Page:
It’s a hot summer afternoon and Rob and I are walking the Venice Beach Boardwalk. Vendors display their goods while tourists stroll past, bodybuilders sculpt their torsos on Muscle Beach while musicians catch up with the sound of the ocean. It’s Hollywood at its most picture perfect: Venice Beach as it is known around the world. Like in Hollywood, though, nothing is as it seems.
We are reaching out to homeless teenagers, many of whom flock around this small strip of land by the sea. Although some of them clearly live on the streets, for the untrained eye most of them are unrecognizable as homeless people. “Shame and pride,” Rob explains. “They don’t want you to know, they just want to be like you.” One of his many lessons that day.
A little earlier Rob had sat me down. When a man like Rob speaks to you, you listen. “A bad case of hood disease,” he says. He got caught up in gang life and street culture. That was then. He healed. Now he works to keep teenagers on the right track and off the streets he knows so well. He fires questions at me, testing his waters. Am I streetproof? I pass. “One more thing before we go out”, he says. “We are on gang turf. We are being watched. Play by the rules.”
“Wait, what?” My image of gang turf is not compatible with musicians and tourists. It turns out this little stretch by the sea belongs to not one but three gangs. Need a place to rest? Sell your stuff? Conduct business? Sure. Quid pro quo is what it means. Rob deals with the OG’s – Original Gangsters – so the kids can be safe. That afternoon, while I hand out water and information to the teenagers in need, Rob works a turf of his own. I watch the unspoken exchange of looks, fist bumps, signals. I watch him eagle-eying everything that goes unnoticed by the instagramming flock of tourists.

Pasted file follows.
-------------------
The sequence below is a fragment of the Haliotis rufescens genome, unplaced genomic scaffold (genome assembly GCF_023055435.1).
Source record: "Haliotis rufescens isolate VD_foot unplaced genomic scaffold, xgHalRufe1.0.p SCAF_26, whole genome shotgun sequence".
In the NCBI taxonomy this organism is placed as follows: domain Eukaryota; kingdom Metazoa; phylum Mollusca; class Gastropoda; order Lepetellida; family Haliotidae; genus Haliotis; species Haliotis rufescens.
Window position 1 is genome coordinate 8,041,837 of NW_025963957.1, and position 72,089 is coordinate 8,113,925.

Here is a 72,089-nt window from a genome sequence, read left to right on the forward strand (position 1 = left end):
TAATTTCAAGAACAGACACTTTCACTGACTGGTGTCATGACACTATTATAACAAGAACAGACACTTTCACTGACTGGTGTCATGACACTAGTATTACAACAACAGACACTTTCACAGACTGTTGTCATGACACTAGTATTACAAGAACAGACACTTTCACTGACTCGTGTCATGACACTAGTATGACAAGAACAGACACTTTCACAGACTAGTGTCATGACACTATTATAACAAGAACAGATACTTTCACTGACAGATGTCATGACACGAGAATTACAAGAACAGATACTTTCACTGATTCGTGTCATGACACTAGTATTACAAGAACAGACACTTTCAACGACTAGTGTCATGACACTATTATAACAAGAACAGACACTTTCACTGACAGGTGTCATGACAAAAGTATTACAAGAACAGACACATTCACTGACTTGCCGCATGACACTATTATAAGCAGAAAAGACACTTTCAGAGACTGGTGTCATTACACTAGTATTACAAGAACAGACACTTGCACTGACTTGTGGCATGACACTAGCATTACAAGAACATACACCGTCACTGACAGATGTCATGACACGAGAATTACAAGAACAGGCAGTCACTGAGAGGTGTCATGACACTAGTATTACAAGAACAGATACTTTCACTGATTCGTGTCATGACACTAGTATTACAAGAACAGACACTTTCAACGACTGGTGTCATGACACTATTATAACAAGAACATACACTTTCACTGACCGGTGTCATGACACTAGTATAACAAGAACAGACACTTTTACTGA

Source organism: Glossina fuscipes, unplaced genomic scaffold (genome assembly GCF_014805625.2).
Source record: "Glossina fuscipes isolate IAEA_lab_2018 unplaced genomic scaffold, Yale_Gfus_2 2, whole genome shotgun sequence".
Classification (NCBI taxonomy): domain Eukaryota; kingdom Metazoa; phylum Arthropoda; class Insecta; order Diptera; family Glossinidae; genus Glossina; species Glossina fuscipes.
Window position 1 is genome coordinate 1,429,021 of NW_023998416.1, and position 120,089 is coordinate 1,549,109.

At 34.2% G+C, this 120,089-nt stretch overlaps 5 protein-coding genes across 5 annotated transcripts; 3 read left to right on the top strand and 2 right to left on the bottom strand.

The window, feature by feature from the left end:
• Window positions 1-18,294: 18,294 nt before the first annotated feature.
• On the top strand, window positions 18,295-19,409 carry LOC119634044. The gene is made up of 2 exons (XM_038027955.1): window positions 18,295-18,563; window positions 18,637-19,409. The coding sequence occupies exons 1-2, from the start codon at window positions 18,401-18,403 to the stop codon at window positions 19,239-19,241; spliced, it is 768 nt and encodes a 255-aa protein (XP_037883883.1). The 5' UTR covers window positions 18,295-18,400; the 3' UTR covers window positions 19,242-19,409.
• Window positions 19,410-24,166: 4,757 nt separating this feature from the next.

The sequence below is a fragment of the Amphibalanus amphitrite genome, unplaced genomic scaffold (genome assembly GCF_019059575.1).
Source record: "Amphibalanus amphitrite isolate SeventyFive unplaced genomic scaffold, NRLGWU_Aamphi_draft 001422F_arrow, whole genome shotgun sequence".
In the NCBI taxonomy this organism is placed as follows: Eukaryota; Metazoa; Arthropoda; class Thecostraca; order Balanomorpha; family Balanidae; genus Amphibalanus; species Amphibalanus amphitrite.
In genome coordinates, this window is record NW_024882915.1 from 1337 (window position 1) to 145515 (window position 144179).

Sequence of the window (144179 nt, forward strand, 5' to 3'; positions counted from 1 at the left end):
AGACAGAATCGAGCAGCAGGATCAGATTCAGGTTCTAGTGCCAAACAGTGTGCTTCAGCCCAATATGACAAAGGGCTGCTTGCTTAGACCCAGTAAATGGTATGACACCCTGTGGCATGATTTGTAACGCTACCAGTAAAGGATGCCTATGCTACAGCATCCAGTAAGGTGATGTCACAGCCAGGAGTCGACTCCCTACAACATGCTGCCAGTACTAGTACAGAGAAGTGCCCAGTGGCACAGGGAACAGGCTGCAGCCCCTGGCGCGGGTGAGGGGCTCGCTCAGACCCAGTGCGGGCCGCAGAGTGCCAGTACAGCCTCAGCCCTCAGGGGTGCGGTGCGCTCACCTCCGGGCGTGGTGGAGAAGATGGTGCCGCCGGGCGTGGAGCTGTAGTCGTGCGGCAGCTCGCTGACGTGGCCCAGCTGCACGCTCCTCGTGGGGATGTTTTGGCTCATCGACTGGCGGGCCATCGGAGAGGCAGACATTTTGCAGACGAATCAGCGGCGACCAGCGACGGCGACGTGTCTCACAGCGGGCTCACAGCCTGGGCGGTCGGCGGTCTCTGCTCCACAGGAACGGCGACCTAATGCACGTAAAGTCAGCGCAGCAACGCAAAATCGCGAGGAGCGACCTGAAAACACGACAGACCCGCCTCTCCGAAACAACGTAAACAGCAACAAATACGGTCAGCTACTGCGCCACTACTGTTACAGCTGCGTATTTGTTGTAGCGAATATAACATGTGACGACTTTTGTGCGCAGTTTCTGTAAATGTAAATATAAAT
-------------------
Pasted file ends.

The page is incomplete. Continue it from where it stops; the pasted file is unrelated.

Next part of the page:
Last week I returned to the Boardwalk. It was the first time since that summer afternoon. The magic is there, it’s easy to tap into and forget about the worlds underneath. Strolling around it hit me, though, that California is exactly that: a fantasy on the outside – something for everyone, the place to make your dreams come true – but when you scratch the surface, you see an uncomfortable truth.
It is the capital of homelessness and income inequality. The richest state in the country also has the highest poverty rate. Middle-income families are moving out in high numbers, simply because they cannot afford the rent anymore. The cost of living is higher then anywhere else in the country, yet affordable housing is 3 to 4 million units short in California. The list goes on.
It has been almost a year since I landed in LA and California has been generous to me: there were many adventures, stories and encounters that I cherish. But at the end of the day, there is this aching feeling that something’s off. That California is broken. The state where you could once be poor and happy has become a state for the happy few. Ironically the resistance state, home of progressive Democrats has become the national symbol of income inequality. If that is not uncomfortable, I don’t know what is.
Laila Frank is a freelance journalist specialized in America, campaigns and politics. She is fascinated by humanity’s (in)ability to (co)exist; her writing feeds off that fascination. She was trained as a political strategist and campaign manager and worked behind the scenes in politics for over 12 years before becoming a journalist. These months she is traveling California, looking for stories.